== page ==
Skip to main content

Kernel Exploit Explored In New PoC May Lead To iOS 11.4.1 Jailbreak

By | December 1st, 2018

The world of jailbreaking very much depends on there being a new, viable exploit that allows a jailbreak tool to be built upon it. Those kinds of things don’t come along often, and when they do, there is always tension between the two possibilities – does the exploit get used for a jailbreak, or is it sold to the highest bidder for some other use – one that will never be turned into a jailbreak?

As has been noticed by some, it appears that there has been a potential exploit in pre-iOS 12 releases that could turn into something interesting, with that exploit fixed in anything newer than iOS 12.

The exploit itself apparently “allows local attackers to escalate privileges.”

This is, of course, a long way from a jailbreak, and even if it was turned into such a thing, it would only be available for those using iOS 11.4.1 at the newest. That would still make a lot of people happy, but anyone expecting this to turn into a jailbreak anytime soon shouldn’t think about holding their breath.

Jailbreak-capable exploits are discovered more readily than jailbreaks are released, and that can be the case for many reasons.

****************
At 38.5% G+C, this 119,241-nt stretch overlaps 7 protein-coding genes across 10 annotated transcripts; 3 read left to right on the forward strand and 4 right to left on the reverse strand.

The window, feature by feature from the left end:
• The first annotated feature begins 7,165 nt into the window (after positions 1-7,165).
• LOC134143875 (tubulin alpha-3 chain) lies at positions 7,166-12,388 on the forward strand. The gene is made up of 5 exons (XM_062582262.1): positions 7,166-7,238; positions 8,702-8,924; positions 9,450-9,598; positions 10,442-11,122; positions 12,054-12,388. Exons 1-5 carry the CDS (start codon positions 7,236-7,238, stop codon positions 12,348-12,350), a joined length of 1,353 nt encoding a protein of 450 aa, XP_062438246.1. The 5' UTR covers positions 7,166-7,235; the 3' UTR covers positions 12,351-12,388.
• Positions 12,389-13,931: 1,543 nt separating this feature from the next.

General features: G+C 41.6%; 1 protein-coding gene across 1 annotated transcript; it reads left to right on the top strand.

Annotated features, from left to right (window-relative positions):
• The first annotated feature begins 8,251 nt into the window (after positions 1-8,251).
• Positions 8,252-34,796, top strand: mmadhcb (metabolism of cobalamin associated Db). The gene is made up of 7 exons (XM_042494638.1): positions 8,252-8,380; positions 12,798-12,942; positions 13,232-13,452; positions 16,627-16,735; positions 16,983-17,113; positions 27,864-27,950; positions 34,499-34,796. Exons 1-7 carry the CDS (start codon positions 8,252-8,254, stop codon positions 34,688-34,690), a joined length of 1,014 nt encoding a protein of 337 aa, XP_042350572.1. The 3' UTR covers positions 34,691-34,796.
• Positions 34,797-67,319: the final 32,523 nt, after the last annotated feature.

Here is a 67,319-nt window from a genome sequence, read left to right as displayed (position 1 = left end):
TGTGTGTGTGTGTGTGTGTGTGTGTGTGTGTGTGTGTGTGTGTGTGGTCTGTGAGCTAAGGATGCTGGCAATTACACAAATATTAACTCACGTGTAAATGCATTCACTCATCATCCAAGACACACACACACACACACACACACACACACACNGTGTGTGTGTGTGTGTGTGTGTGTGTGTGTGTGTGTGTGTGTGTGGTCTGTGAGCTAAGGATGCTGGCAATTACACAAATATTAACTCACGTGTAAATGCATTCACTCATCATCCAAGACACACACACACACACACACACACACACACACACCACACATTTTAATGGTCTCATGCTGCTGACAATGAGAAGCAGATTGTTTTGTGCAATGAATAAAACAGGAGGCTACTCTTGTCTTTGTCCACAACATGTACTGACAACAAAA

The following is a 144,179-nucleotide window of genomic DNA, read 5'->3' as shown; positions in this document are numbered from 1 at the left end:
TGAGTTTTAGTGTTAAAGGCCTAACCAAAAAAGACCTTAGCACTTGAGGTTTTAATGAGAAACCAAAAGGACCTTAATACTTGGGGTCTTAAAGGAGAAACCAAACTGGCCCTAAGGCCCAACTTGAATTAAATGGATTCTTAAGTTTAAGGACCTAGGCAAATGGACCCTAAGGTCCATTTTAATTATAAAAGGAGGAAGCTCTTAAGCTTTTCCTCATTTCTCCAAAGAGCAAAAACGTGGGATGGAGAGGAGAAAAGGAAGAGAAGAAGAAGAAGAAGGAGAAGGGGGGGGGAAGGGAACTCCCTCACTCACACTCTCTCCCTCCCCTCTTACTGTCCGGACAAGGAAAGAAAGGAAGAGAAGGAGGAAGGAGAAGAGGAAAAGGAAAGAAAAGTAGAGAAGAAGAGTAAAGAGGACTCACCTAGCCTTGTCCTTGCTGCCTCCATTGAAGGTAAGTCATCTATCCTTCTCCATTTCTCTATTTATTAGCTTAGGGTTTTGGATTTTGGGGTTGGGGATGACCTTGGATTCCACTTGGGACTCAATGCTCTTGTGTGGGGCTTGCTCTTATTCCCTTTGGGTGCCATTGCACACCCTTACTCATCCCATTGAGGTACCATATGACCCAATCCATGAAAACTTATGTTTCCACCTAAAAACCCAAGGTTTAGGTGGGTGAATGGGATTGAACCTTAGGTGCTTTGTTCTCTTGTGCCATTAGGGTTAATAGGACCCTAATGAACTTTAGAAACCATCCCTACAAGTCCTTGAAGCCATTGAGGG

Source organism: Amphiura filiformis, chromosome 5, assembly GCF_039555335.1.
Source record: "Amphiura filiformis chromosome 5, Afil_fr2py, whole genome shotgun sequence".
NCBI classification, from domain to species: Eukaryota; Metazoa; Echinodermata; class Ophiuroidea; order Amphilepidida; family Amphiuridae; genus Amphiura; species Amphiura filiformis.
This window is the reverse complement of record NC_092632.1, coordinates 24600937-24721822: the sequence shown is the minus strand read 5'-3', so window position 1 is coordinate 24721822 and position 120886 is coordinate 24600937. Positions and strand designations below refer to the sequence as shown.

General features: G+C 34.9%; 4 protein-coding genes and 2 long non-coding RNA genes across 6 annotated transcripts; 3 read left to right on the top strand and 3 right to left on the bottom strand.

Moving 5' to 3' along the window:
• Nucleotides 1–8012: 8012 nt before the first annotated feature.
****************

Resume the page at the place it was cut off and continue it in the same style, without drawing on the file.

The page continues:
But that said, the potential is indeed there. That’s sometimes enough to get the juices flowing, and as always, our suggestion is to remain on the oldest possible version of iOS for as long as possible if jailbreaking, or future jailbreaking is something you’re interested in doing.

(Source: Project Moon [Google Translate])

You may also like to check out:

Related Stories

Let’s block ads! (Why?)

Redmond Pie


New WebKit RCE Bug Discovered, Could Lead To iOS 12.0.1 JailbreakMe-Style Jailbreak

By | November 4th, 2018

A new WebKit RCE bug has been discovered, exploited, and documented, which could give some hope of a future JailbreakMe-style jailbreak. After a period of relative calm in the world of jailbreaking, this could be the hope that a lot of people need relating to a potential iOS 12 jailbreak.